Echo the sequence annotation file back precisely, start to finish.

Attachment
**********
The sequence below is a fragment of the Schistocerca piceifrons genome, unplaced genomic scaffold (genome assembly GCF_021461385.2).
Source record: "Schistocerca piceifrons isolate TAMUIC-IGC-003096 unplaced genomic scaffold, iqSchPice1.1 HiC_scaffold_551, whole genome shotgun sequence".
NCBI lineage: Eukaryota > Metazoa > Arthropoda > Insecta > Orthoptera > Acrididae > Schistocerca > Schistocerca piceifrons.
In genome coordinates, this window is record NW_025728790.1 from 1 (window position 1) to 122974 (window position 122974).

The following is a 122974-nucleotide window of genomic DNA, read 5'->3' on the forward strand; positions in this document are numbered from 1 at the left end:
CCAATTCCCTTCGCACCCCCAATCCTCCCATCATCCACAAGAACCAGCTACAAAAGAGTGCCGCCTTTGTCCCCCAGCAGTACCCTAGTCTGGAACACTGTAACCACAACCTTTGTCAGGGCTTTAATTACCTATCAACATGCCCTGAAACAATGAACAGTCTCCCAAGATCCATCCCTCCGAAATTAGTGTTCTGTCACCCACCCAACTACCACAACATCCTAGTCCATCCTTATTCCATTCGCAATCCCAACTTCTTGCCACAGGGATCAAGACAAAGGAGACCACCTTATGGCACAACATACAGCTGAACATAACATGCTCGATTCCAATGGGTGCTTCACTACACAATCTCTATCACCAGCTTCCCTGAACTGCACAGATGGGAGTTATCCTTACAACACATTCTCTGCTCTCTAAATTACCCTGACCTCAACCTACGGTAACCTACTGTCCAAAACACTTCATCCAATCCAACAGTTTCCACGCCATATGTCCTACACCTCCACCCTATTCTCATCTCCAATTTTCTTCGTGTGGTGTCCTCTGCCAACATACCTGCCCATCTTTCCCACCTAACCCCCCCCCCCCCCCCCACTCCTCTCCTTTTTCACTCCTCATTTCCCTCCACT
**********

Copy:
The sequence below is a fragment of the Schistocerca piceifrons genome, unplaced genomic scaffold (genome assembly GCF_021461385.2).
Source record: "Schistocerca piceifrons isolate TAMUIC-IGC-003096 unplaced genomic scaffold, iqSchPice1.1 HiC_scaffold_551, whole genome shotgun sequence".
NCBI lineage: Eukaryota > Metazoa > Arthropoda > Insecta > Orthoptera > Acrididae > Schistocerca > Schistocerca piceifrons.
In genome coordinates, this window is record NW_025728790.1 from 1 (window position 1) to 122974 (window position 122974).

The following is a 122974-nucleotide window of genomic DNA, read 5'->3' on the forward strand; positions in this document are numbered from 1 at the left end:
CCAATTCCCTTCGCACCCCCAATCCTCCCATCATCCACAAGAACCAGCTACAAAAGAGTGCCGCCTTTGTCCCCCAGCAGTACCCTAGTCTGGAACACTGTAACCACAACCTTTGTCAGGGCTTTAATTACCTATCAACATGCCCTGAAACAATGAACAGTCTCCCAAGATCCATCCCTCCGAAATTAGTGTTCTGTCACCCACCCAACTACCACAACATCCTAGTCCATCCTTATTCCATTCGCAATCCCAACTTCTTGCCACAGGGATCAAGACAAAGGAGACCACCTTATGGCACAACATACAGCTGAACATAACATGCTCGATTCCAATGGGTGCTTCACTACACAATCTCTATCACCAGCTTCCCTGAACTGCACAGATGGGAGTTATCCTTACAACACATTCTCTGCTCTCTAAATTACCCTGACCTCAACCTACGGTAACCTACTGTCCAAAACACTTCATCCAATCCAACAGTTTCCACGCCATATGTCCTACACCTCCACCCTATTCTCATCTCCAATTTTCTTCGTGTGGTGTCCTCTGCCAACATACCTGCCCATCTTTCCCACCTAACCCCCCCCCCCCCCCCCACTCCTCTCCTTTTTCACTCCTCATTTCCCTCCACT